The amount of agriculture seemed least surprising to me, those were actually the photos that looked most familiar. Agriculture is everywhere whenever I look out of the window of a train in Germany and fields with crops look the same no matter where you are on the planet.
It’s unlikely that you actually know anyone or are related to anyone working in agriculture in Germany (only two percent of the labor force are working in agriculture compared to 36 percent in North Korea) but I don’t think that the area used by agriculture has gone down in Germany. We still need all that food, it’s just that we have become super-efficent when it comes to farming it. Very few people can today farm huge swaths of land when they have the right infrastructure.
I did not see much special about those fields, either, but crop yield has gone up dramatically due to the use of (artificial) fertilizers, plant breeding, and genetic modification. Most of those may not be available to North Korea, for example because they cannot afford to buy or do not have the oil to produce artificial fertilizers.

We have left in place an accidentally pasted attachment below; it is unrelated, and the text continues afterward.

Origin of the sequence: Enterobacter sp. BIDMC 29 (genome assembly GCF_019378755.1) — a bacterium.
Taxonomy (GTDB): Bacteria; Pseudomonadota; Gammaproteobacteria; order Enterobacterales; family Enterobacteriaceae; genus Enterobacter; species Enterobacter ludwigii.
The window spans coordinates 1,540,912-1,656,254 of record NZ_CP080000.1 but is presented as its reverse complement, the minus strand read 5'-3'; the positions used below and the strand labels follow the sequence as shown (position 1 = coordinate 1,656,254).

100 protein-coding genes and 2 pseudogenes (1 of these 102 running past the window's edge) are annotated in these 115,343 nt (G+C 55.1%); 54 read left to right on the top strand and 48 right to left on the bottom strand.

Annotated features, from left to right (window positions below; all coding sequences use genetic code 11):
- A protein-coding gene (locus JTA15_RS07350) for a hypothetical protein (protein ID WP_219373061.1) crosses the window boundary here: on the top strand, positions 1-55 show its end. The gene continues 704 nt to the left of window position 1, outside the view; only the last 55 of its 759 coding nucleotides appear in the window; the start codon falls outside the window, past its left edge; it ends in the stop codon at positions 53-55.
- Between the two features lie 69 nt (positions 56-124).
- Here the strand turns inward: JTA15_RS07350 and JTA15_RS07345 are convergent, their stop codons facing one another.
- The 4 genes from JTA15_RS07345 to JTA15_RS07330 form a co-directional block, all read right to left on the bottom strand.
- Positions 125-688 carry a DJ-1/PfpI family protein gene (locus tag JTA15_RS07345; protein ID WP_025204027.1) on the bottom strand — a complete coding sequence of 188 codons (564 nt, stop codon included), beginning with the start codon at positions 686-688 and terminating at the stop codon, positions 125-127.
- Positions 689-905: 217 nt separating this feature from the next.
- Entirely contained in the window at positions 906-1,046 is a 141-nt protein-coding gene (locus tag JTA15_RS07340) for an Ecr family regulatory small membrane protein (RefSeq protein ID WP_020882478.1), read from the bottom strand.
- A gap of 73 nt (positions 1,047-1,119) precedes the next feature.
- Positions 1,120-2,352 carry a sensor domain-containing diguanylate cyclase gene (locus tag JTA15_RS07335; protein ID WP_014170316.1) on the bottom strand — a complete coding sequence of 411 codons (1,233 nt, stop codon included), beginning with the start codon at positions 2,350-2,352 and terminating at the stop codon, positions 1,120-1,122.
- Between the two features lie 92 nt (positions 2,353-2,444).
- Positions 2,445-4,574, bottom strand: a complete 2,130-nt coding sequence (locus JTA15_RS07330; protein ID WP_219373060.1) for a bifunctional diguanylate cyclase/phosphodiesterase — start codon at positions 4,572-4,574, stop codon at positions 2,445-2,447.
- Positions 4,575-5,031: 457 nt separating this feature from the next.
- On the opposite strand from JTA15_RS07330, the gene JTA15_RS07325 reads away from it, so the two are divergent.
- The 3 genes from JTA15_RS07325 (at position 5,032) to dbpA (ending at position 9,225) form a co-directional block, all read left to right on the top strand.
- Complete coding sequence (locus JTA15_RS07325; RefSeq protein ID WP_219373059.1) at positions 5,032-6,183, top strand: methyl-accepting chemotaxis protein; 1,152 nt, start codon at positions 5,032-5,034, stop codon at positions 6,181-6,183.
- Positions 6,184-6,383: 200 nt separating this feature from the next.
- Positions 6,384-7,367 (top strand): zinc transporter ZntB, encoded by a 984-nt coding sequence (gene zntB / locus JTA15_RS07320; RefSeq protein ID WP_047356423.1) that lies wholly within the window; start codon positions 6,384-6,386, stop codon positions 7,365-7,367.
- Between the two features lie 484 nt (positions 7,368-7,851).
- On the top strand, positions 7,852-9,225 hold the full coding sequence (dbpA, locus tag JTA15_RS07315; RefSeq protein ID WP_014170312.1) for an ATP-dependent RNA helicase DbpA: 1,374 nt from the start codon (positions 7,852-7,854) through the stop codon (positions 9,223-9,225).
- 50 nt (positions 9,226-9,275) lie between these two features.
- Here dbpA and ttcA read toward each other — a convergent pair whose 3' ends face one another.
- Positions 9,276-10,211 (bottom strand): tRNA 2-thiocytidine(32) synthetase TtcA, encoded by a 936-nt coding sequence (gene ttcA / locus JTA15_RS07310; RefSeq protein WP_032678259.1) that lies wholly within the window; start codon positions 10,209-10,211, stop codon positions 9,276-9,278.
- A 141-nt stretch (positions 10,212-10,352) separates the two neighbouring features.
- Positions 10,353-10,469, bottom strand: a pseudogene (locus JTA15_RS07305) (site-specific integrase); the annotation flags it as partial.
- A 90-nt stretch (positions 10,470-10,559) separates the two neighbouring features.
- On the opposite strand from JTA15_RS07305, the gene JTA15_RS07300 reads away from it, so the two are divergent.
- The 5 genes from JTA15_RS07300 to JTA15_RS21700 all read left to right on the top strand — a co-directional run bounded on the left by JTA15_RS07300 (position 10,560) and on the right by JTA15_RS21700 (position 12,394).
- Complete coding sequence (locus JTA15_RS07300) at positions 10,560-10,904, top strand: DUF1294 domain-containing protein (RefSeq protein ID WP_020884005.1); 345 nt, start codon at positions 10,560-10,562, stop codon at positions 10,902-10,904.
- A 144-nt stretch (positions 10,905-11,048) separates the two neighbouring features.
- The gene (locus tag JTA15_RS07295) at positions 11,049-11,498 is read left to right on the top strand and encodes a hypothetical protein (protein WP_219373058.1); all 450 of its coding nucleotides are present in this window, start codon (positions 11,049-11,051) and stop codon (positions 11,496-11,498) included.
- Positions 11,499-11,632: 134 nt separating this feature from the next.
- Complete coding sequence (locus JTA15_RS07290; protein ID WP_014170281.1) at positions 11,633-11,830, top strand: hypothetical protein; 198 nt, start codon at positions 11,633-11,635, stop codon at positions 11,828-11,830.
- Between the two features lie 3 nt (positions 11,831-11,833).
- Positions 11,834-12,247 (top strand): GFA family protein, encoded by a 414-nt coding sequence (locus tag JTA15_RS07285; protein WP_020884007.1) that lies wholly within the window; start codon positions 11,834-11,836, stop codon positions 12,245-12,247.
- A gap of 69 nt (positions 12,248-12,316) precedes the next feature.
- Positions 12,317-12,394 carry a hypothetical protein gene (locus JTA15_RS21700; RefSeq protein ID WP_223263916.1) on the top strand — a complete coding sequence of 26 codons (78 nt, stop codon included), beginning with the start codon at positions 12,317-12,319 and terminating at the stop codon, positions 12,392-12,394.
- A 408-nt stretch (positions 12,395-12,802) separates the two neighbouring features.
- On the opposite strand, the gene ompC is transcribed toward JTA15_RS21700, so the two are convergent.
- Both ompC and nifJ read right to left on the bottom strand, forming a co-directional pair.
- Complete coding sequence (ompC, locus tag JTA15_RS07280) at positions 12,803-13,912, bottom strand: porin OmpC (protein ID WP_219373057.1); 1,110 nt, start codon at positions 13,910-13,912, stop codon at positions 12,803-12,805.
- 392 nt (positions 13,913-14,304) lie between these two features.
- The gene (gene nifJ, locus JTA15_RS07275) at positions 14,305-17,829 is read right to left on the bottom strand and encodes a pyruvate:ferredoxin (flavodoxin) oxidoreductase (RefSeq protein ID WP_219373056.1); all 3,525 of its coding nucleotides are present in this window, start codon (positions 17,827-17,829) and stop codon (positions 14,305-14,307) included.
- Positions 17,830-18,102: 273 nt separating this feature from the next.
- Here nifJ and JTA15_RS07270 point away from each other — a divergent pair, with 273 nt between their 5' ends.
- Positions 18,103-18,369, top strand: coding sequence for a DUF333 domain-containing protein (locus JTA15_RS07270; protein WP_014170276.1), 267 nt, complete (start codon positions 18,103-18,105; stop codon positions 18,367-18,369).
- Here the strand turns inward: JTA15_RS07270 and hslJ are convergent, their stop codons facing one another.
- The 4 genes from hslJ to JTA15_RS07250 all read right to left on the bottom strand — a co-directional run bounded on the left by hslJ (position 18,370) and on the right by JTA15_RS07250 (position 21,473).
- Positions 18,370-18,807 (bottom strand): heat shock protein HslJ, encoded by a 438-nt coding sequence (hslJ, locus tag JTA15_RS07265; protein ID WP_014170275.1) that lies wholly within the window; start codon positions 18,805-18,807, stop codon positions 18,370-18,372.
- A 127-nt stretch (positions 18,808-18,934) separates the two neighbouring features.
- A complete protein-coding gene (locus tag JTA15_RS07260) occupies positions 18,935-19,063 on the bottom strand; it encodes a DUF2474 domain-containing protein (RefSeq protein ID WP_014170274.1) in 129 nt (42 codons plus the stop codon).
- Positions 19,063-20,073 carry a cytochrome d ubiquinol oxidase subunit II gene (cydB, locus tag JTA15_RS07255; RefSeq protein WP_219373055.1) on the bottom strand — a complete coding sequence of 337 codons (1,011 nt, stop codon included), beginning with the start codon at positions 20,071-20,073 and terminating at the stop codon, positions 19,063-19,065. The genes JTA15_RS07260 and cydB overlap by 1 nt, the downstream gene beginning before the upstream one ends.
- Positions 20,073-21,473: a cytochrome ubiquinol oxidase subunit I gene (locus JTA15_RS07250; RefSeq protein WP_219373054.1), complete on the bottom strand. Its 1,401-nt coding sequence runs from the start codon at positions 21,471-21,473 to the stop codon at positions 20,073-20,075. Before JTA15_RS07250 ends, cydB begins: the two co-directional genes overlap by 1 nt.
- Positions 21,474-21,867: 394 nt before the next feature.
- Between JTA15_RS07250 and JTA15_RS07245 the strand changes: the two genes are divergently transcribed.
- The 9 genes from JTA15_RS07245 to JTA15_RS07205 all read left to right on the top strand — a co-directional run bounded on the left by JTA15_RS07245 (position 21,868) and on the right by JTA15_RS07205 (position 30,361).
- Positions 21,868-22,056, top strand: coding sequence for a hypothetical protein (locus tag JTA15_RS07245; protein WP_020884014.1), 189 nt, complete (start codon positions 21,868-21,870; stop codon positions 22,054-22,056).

Following up on my earlier response: drawing conclusions from these photos isn't possible without correcting for the sampling bias. On the one hand, one would find more fields near train stations, not the other, the north of North Korea does not have the best climate for agriculture, and, I guess, does not have the population density to work any available fields, either.
It's interesting how the same (or worse) environmental conditions would produce a slight dent in production (or perhaps a greater demand for irrigation), or at worst a need to import, whereas in a subsistence economy it produces starvation. Things are so good, comparatively, that we can afford to pick & chose, and throw away more than half the food.